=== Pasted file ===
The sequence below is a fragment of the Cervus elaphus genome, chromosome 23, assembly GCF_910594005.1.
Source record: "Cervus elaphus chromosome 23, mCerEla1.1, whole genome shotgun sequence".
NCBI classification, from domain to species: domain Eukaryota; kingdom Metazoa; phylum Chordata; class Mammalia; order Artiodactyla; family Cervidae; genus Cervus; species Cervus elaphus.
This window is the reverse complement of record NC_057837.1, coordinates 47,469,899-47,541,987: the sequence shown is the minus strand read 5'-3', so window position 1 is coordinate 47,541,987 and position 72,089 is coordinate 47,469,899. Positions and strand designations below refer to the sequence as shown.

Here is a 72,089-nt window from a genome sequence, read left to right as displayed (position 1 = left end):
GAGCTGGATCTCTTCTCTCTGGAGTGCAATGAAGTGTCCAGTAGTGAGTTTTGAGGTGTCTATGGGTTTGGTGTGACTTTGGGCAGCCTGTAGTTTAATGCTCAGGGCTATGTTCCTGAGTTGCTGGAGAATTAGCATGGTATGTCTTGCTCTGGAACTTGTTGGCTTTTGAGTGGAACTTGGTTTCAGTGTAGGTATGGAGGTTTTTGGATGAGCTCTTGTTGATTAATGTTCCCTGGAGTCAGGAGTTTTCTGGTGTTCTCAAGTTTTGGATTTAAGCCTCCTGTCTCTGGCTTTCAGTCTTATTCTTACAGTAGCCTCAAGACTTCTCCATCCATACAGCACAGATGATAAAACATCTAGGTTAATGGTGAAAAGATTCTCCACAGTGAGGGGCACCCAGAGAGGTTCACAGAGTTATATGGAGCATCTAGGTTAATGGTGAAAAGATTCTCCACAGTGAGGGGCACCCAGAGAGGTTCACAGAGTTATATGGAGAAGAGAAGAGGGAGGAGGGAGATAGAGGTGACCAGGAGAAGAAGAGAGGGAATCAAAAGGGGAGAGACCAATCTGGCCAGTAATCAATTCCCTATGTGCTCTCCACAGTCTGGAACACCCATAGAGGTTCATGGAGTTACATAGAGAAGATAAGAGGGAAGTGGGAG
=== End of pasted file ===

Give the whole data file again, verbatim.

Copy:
The sequence below is a fragment of the Cervus elaphus genome, chromosome 23, assembly GCF_910594005.1.
Source record: "Cervus elaphus chromosome 23, mCerEla1.1, whole genome shotgun sequence".
NCBI classification, from domain to species: domain Eukaryota; kingdom Metazoa; phylum Chordata; class Mammalia; order Artiodactyla; family Cervidae; genus Cervus; species Cervus elaphus.
This window is the reverse complement of record NC_057837.1, coordinates 47,469,899-47,541,987: the sequence shown is the minus strand read 5'-3', so window position 1 is coordinate 47,541,987 and position 72,089 is coordinate 47,469,899. Positions and strand designations below refer to the sequence as shown.

Here is a 72,089-nt window from a genome sequence, read left to right as displayed (position 1 = left end):
GAGCTGGATCTCTTCTCTCTGGAGTGCAATGAAGTGTCCAGTAGTGAGTTTTGAGGTGTCTATGGGTTTGGTGTGACTTTGGGCAGCCTGTAGTTTAATGCTCAGGGCTATGTTCCTGAGTTGCTGGAGAATTAGCATGGTATGTCTTGCTCTGGAACTTGTTGGCTTTTGAGTGGAACTTGGTTTCAGTGTAGGTATGGAGGTTTTTGGATGAGCTCTTGTTGATTAATGTTCCCTGGAGTCAGGAGTTTTCTGGTGTTCTCAAGTTTTGGATTTAAGCCTCCTGTCTCTGGCTTTCAGTCTTATTCTTACAGTAGCCTCAAGACTTCTCCATCCATACAGCACAGATGATAAAACATCTAGGTTAATGGTGAAAAGATTCTCCACAGTGAGGGGCACCCAGAGAGGTTCACAGAGTTATATGGAGCATCTAGGTTAATGGTGAAAAGATTCTCCACAGTGAGGGGCACCCAGAGAGGTTCACAGAGTTATATGGAGAAGAGAAGAGGGAGGAGGGAGATAGAGGTGACCAGGAGAAGAAGAGAGGGAATCAAAAGGGGAGAGACCAATCTGGCCAGTAATCAATTCCCTATGTGCTCTCCACAGTCTGGAACACCCATAGAGGTTCATGGAGTTACATAGAGAAGATAAGAGGGAAGTGGGAG